Music / British jazz

Review: Dakhla Brass/Spindle Ensemble, Wardrobe Theatre

By tony benjamin, Monday Nov 19, 2018

When the Wardrobe is packed it can feel hard to breathe sometimes, but for this pairing of distinctive musical projects it was often the sheer quality of the music that was breath-taking. Both Dakhla Brass and Spindle Ensemble are from the Bristol scene and both are primarily acoustic instrumental ensembles playing original self-composed music. But while you might categorise the former as ‘jazz’ and the latter as ‘contemporary classical’ neither fits comfortably in those pigeonholes and you could put both together in another labelled ‘quality originals’ and leave it at that.

For many in the audience it was their first encounter with Spindle Ensemble, a four-piece led by composer Daniel Inzani on accordion, piano and harp with Caelia Lunniss’ violin and Jo Silverston’s cello squeezed in beside the spacious array of Harriet Riley’s vibraphone and marimba. While it plays by classical rules, with strong flavours of Ravel, Debussy and Satie, their music also conjures a wide range of references with rolling marimba echoing African traditions, vibraphone recalling Indonesian gamelan, swooning cello and violin hinting at Argentinian milonga tangos.

There was a structural minimalism behind the melodies, rhythmic and harmonic loops carefully shaped for atmospheric effect, and in some pieces a filmic narrative of shifting sections and abrupt dynamics. It could have sounded over-clever or disjointed but it rarely did, the perfectly performed pieces fitting together like a decorous jigsaw puzzle with everything nicely in place on tunes like the simmering Panic Amongst The Dragonflies or scampering Once A Squirrel. It was music that could sit easily on both the fringes of Radio 3 and a playlist on 6Music and it already has.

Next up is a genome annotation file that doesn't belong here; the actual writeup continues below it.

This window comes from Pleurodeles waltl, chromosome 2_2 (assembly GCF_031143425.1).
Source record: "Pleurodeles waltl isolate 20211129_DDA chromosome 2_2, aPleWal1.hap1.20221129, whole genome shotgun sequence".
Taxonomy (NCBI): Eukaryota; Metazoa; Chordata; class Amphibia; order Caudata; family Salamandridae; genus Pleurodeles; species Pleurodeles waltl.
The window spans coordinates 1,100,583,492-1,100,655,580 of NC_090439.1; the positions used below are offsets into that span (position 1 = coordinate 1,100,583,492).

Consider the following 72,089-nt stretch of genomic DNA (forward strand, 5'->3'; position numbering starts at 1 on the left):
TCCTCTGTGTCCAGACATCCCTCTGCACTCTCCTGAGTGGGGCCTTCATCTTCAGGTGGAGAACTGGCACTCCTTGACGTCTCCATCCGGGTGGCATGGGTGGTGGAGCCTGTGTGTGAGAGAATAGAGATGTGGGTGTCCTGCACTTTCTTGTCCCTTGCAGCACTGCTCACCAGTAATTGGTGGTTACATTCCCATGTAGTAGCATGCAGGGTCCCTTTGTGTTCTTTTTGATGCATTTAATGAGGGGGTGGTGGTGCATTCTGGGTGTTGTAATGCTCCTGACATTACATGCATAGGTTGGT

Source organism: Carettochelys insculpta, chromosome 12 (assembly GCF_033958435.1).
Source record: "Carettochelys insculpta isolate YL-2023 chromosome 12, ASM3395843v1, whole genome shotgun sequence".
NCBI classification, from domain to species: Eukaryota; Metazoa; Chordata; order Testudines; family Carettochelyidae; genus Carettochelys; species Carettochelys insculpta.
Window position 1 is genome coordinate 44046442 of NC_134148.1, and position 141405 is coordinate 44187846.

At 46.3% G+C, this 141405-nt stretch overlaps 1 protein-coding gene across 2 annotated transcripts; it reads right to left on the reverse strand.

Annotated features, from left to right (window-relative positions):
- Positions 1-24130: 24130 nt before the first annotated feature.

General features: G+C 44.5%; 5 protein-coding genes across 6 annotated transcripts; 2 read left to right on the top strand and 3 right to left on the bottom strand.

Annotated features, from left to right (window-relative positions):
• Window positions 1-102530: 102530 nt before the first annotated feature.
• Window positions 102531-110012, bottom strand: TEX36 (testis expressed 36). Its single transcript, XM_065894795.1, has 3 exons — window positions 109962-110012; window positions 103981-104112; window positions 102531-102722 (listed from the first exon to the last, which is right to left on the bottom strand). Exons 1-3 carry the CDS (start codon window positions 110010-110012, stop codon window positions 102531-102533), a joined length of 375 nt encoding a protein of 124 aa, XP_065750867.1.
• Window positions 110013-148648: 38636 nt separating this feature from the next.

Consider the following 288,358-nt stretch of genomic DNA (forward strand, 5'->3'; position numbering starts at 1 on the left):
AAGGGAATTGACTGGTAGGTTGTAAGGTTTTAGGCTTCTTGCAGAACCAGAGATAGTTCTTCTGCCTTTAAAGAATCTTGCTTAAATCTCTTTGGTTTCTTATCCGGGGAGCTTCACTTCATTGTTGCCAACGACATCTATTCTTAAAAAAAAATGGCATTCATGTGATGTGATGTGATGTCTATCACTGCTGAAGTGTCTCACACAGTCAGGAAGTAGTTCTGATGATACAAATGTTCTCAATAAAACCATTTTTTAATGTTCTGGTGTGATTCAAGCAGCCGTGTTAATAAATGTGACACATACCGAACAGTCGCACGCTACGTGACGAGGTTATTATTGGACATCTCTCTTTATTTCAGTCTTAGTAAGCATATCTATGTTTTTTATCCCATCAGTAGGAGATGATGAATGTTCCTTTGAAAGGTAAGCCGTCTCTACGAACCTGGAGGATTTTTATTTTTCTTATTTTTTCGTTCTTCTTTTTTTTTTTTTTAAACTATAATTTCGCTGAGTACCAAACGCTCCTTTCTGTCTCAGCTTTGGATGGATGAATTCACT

It’s now seven years since the first quartet version of Dakhla Brass unleashed their unique drum’n’brass sound on a tantalisingly short EP In The Land of Milk and Honey . Since then they’ve changed and grown both in line-up and musicianship and latest album Murmur, launched at this gig, opens with a double bass groove, announcing new arrival Riaan Vosloo.  The majority of their tunes are written by primary composer Charlotte Ostafew but drummer Matt Brown also contributes two and the pair collaborate on a third. As a sextet with four brass voices they have a wide palette at their compositional disposal, resulting often in a triple thread of sound: perhaps Charlotte’s baritone sax and Liam Treasure’s trombone might churn an insistent bass riff while something busily melodic happens from Sophie Stockham’s alto and Pete Judge’s trumpet and Riaan and Matt go a bit wild, then the rhythm section holds it together as baritone and trombone swap soloing over brass chords.


It’s a winning formula that tempers quite detailed composition with opportunities for jazz spontaneity. Lotus, for instance uses the disjuncture between a boogying riff and a slightly discordant melody to set up the disruption of a full jazz blowout with first Sophie and then the others liberating the theme like a classic New Orleans rag. Insomnia Sonia, contrastingly, moved through clear phases as initial angry chaos settled into an almost Ellingtonian smoothness of brass chorale with a lyrical trombone solo that subsided, finally, into sleep. The classic brass band intro to Heartache & Loneliness was a reassurance that Dakhla Brass aren’t forgetting their original inspirations, the 7-beat exposition leading nicely into the snappier four-time Quicksand’s cop theme vibe, and the one ‘oldie’, 2013’s Fludde, gained added punch from Riaan’s hard-nosed bass.

There was no doubt the audience loved it all and the new album clearly represents another watershed in the evolution of this highly original project. The new line-up gives considerable power to the sound and allows more complex weaving of sound but also raises the possibility of using trios and duos within the band to create more contrasting sound textures, suggesting further explorations to be had as the band continues their idiosyncratic evolution.

(Apologies for poor photographic quality due to a camera malfunction on the night)

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